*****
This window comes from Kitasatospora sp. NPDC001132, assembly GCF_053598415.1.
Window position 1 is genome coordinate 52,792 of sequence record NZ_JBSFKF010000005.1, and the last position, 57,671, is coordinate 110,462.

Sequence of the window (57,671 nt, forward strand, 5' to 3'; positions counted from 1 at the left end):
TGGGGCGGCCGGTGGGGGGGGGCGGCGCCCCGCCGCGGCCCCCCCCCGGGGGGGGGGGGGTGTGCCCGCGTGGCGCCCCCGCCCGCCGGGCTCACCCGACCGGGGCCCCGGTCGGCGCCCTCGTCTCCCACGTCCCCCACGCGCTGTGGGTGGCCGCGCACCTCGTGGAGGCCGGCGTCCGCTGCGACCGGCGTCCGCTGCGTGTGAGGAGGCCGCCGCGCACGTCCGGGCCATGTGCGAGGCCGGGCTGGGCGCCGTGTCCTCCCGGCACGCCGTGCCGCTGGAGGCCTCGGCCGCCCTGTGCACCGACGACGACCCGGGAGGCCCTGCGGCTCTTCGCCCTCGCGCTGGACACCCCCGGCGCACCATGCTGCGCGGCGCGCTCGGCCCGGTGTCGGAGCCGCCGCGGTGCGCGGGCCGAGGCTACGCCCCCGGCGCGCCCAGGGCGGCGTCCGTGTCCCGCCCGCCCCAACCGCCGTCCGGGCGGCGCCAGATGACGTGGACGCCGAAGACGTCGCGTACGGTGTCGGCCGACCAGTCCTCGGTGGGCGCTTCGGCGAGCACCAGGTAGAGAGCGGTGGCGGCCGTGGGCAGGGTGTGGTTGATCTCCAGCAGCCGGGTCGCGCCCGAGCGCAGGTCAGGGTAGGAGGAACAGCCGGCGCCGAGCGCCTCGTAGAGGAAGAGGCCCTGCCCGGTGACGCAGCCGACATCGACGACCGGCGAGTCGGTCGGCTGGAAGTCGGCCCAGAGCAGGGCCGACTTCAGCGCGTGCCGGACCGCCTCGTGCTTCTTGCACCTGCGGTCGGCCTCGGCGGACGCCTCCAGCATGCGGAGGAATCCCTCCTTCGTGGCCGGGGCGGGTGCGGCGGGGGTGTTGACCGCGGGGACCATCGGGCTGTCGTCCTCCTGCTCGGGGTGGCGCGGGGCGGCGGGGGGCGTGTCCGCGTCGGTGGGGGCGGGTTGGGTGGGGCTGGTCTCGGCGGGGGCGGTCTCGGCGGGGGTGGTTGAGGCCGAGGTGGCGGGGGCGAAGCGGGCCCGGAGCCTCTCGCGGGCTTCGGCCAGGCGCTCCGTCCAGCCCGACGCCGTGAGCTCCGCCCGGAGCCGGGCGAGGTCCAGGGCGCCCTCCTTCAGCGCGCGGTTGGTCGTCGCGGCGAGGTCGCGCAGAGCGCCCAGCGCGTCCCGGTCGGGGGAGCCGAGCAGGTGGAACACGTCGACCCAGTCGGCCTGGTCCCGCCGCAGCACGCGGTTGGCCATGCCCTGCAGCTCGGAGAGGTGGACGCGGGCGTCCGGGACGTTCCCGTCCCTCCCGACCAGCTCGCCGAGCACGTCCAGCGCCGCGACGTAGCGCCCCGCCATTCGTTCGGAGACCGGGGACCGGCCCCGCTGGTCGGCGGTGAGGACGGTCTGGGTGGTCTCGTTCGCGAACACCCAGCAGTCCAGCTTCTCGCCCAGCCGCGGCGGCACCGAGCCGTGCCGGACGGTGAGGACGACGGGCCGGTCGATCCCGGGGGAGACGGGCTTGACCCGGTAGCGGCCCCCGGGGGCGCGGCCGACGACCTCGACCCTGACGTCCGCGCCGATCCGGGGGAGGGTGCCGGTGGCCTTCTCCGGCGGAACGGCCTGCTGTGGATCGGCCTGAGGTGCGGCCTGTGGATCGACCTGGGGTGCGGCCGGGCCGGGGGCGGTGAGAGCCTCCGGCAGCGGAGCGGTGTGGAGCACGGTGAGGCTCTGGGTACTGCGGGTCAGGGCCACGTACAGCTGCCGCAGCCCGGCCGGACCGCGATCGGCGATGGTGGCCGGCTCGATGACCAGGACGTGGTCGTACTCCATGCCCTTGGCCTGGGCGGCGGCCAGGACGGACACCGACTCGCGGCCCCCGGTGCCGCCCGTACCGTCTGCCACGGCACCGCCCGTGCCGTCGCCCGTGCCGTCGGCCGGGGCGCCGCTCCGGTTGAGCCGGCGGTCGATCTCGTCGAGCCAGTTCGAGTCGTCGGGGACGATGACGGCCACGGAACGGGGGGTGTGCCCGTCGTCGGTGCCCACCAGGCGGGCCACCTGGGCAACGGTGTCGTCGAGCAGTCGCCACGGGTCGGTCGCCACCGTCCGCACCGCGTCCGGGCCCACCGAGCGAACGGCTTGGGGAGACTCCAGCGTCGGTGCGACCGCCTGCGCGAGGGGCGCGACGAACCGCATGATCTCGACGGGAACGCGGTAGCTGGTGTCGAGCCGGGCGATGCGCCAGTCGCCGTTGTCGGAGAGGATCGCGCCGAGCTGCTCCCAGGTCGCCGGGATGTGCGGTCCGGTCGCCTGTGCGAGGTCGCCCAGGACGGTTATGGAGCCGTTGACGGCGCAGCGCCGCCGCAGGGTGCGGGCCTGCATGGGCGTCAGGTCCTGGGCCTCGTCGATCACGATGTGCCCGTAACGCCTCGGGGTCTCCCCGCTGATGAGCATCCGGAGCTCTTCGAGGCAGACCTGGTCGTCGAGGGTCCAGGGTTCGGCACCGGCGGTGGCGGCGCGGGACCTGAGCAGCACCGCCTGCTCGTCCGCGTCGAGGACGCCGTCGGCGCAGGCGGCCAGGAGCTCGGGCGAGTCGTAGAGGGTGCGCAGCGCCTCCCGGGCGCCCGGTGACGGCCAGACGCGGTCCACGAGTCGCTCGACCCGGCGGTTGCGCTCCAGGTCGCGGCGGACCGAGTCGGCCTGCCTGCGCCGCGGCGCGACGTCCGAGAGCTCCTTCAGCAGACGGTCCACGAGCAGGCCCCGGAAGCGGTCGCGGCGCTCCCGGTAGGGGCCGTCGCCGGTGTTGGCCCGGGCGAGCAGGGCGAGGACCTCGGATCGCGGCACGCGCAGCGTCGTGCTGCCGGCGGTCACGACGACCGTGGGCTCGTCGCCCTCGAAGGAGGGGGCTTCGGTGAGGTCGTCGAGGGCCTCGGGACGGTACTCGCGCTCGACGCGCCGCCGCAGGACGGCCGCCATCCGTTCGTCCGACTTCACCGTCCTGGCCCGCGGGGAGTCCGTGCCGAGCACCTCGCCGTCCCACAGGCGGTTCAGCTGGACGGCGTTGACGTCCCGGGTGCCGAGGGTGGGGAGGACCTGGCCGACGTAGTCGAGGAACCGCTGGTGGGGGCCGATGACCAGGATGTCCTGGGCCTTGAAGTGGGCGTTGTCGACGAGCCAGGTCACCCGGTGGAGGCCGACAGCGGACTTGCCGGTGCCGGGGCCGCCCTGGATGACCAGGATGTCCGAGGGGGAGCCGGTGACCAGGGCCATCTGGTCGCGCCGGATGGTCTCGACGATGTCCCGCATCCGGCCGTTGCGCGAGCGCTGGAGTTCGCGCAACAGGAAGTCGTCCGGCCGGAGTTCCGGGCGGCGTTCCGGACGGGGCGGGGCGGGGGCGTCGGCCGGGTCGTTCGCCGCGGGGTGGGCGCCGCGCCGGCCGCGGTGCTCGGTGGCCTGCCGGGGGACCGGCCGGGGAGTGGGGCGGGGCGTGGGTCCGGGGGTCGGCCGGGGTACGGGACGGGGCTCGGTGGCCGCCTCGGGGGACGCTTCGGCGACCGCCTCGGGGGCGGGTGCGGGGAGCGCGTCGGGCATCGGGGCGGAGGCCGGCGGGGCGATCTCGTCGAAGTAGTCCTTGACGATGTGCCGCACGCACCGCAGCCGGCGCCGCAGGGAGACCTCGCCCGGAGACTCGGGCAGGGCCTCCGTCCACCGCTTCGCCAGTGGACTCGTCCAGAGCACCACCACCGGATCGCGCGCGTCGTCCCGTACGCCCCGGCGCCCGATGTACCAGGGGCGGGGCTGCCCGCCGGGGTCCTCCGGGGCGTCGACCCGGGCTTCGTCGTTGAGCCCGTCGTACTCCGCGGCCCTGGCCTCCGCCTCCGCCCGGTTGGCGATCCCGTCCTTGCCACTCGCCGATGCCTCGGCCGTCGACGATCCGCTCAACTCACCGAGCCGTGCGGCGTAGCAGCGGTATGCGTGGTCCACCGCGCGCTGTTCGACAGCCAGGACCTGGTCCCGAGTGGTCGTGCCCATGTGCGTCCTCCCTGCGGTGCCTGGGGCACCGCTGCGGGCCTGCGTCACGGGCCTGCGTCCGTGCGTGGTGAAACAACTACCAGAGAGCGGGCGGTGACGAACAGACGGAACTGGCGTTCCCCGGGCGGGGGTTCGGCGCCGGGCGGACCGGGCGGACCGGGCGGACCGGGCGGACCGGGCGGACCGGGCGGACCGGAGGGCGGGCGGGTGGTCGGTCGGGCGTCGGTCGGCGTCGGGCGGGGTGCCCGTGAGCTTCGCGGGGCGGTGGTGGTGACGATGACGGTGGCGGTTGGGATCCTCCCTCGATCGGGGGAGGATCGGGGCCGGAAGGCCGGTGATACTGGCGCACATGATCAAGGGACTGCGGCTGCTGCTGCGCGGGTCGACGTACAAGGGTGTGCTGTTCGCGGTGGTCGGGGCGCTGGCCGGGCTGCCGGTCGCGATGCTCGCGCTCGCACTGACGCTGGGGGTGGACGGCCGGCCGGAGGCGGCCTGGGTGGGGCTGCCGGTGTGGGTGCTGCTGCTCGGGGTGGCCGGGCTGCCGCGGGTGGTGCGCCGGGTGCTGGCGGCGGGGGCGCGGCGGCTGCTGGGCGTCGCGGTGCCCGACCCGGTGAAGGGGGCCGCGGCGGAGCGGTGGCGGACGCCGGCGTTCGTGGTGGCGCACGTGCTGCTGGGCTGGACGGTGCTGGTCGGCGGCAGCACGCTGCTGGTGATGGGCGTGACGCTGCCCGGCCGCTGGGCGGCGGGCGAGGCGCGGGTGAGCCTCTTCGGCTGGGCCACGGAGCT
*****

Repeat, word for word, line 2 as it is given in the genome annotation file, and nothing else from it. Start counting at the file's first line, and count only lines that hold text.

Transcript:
Window position 1 is genome coordinate 52,792 of sequence record NZ_JBSFKF010000005.1, and the last position, 57,671, is coordinate 110,462.